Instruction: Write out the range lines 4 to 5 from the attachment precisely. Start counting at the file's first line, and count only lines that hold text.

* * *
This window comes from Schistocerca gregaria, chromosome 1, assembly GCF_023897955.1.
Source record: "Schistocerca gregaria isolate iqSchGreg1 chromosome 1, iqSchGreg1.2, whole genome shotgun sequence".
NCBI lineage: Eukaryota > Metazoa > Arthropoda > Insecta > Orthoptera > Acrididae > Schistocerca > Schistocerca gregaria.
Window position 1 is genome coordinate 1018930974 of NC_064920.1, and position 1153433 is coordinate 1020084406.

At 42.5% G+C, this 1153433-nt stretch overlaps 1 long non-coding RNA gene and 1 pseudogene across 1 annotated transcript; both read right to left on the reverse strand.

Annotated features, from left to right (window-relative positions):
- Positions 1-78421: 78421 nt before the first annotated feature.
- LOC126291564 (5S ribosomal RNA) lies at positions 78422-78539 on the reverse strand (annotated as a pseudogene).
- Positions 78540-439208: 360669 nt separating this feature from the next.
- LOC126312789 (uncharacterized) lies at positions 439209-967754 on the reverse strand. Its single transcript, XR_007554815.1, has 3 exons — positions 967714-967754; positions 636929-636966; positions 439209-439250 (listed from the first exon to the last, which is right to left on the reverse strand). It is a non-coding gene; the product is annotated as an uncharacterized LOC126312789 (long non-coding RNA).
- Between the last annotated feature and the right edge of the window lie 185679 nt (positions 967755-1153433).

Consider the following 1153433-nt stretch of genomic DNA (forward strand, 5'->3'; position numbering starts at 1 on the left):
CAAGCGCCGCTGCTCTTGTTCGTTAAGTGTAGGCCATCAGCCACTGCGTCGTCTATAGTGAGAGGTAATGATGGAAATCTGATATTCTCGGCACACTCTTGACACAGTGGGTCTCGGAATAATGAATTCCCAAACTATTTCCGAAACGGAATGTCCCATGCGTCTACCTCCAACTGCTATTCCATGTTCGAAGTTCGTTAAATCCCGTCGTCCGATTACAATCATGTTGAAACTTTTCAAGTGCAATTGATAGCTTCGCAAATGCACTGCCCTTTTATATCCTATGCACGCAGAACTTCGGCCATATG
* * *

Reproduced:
Window position 1 is genome coordinate 1018930974 of NC_064920.1, and position 1153433 is coordinate 1020084406.

At 42.5% G+C, this 1153433-nt stretch overlaps 1 long non-coding RNA gene and 1 pseudogene across 1 annotated transcript; both read right to left on the reverse strand.